In the foreign exchange (FX) market, supply and demand usually determine currency rates, which means that the market forces of buyers and sellers determine the value of a currency. As a result, the exchange rate will fluctuate according to changes in the respective countries' economic fundamentals. This system is known as a free-floating exchange rate system.
Dollar pegging refers to a system in which a country's currency is fixed to the US dollar at a predetermined exchange rate. Under this system, the country's central bank buys or sells its currency in the foreign exchange market to maintain the exchange rate within a specific range. As a result, if the value of the country's currency rises or falls against the US dollar, the central bank takes action to bring it back within the predetermined range.
Dollar pegging can take different forms, ranging from a hard peg to a soft peg.
A hard peg involves a fixed exchange rate with no flexibility, meaning that the central bank is committed to maintaining the exchange rate at the same level regardless of economic conditions. In contrast, a soft peg allows for some flexibility, with the exchange rate fluctuating within a specific range.
Dollar pegging can have both advantages and disadvantages for a country's economy. One of the main advantages is that it can provide greater stability and predictability in international trade and investment. A fixed exchange rate makes it easier for businesses to plan and make decisions regarding imports and exports and for investors to assess risks and opportunities.
However, dollar pegging can limit a country's ability to pursue independent monetary policy. A fixed exchange rate requires the central bank to maintain a certain level of foreign exchange reserves, which can restrict its ability to adjust interest rates and implement other monetary policy measures.
In addition, dollar pegging can also make a country's economy vulnerable to external shocks, such as changes in the global economic environment or sudden shifts in market sentiment. A dollar peg can lead to speculative attacks on the currency, which can be difficult to defend against.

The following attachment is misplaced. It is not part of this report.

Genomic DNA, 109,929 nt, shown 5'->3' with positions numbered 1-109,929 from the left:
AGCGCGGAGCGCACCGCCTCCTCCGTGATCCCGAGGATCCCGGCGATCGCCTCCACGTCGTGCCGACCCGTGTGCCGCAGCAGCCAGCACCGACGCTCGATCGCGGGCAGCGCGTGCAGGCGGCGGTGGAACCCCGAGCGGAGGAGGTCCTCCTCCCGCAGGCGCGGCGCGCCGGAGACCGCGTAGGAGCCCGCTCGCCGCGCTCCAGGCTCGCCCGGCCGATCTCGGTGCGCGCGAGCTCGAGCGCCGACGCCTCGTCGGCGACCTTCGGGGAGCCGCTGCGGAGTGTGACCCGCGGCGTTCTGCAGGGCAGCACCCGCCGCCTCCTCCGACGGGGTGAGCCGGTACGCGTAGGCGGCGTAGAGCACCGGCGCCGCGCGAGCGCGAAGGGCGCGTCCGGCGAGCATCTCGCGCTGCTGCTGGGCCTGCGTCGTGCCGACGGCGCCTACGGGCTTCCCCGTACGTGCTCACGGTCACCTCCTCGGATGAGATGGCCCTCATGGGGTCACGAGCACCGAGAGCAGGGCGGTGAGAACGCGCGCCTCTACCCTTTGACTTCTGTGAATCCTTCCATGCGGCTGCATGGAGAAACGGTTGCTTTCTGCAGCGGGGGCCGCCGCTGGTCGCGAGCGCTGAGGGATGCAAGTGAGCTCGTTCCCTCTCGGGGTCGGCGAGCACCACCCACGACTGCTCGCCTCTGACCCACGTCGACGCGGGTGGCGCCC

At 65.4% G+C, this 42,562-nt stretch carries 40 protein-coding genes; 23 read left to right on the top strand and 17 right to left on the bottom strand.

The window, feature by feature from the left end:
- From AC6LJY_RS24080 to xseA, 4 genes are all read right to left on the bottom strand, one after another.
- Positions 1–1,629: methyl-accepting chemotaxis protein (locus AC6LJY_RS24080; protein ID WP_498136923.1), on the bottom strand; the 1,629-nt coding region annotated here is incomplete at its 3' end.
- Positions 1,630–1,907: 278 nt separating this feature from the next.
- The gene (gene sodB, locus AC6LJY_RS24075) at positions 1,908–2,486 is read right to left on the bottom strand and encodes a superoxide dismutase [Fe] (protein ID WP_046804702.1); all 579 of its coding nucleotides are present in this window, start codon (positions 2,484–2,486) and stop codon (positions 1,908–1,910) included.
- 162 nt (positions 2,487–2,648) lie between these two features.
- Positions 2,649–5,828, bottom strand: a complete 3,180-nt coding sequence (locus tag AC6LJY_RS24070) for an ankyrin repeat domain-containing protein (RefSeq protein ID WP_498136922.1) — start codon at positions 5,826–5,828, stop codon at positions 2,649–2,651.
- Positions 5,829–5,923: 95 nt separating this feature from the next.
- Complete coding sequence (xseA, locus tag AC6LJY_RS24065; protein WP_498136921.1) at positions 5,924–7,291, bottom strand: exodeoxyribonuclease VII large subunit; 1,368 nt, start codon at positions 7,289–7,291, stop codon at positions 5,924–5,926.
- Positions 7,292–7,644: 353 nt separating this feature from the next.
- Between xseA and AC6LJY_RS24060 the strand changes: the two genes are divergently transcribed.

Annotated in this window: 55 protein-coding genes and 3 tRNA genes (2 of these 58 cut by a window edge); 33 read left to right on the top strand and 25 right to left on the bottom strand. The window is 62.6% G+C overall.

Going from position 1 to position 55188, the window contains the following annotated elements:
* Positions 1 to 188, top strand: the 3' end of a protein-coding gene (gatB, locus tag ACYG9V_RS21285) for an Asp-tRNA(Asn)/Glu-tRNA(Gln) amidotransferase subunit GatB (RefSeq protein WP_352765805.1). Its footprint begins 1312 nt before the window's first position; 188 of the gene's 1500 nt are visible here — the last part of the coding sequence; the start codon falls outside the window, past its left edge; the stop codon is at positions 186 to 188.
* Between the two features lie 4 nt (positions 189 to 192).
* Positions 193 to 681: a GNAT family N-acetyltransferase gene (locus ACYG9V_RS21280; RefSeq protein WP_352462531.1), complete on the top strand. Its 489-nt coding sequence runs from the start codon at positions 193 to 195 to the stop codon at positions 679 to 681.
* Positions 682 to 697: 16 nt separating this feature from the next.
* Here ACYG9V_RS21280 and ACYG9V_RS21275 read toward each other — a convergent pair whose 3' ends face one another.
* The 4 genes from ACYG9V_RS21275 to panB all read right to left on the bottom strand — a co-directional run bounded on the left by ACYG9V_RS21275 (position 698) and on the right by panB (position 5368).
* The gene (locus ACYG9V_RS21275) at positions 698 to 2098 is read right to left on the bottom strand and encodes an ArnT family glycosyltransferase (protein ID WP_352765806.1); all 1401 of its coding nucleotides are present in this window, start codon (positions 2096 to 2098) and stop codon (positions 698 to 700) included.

A currency board is a monetary system in which a country's currency is pegged to another currency, typically the US dollar, at a fixed exchange rate. Unlike a traditional fixed exchange rate system, which involves a central bank buying and selling its currency to maintain the exchange rate, a currency board maintains a strict monetary rule that requires the central bank to hold foreign currency reserves equal to the amount of domestic currency in circulation.
Under a currency board system, the central bank issues new currency only when it has an equivalent amount of foreign currency reserves to back it up. Foreign currency reserves fully support the money supply, ensuring that the exchange rate remains fixed at the predetermined rate.
The main advantage of a currency board is that it provides a high degree of confidence and credibility in the monetary system. In addition, because foreign reserves fully back the currency, there is little risk of currency depreciation or devaluation, which can lead to hyperinflation and economic instability.
Currency boards are closely related to dollar pegging because they both involve fixing a country's currency to the US dollar. However, while a traditional fixed exchange rate system involves the central bank buying and selling its currency to maintain the exchange rate, a currency board relies on strict rules and regulations to maintain the fixed exchange rate.
Historical Dollar Pegs
The Bretton Woods Agreement
A global monetary agreement was signed in 1944 that established the US dollar as the world's reserve currency and fixed exchange rates to the US dollar. Under the agreement, countries could exchange their US dollars for gold at a fixed rate of $35 per ounce. However, in 1971, the US government ended the convertibility of the US dollar to gold, effectively ending the Bretton Woods system.
The Plaza Accord
An agreement was signed in 1985 between five major economies (the US, Japan, Germany, France, and the UK) to depreciate the US dollar to reduce the US trade deficit. The agreement resulted in a significant appreciation of the Japanese yen and German Deutsche Mark and a depreciation of the US dollar.
Contemporary Dollar Pegs
Hong Kong Dollar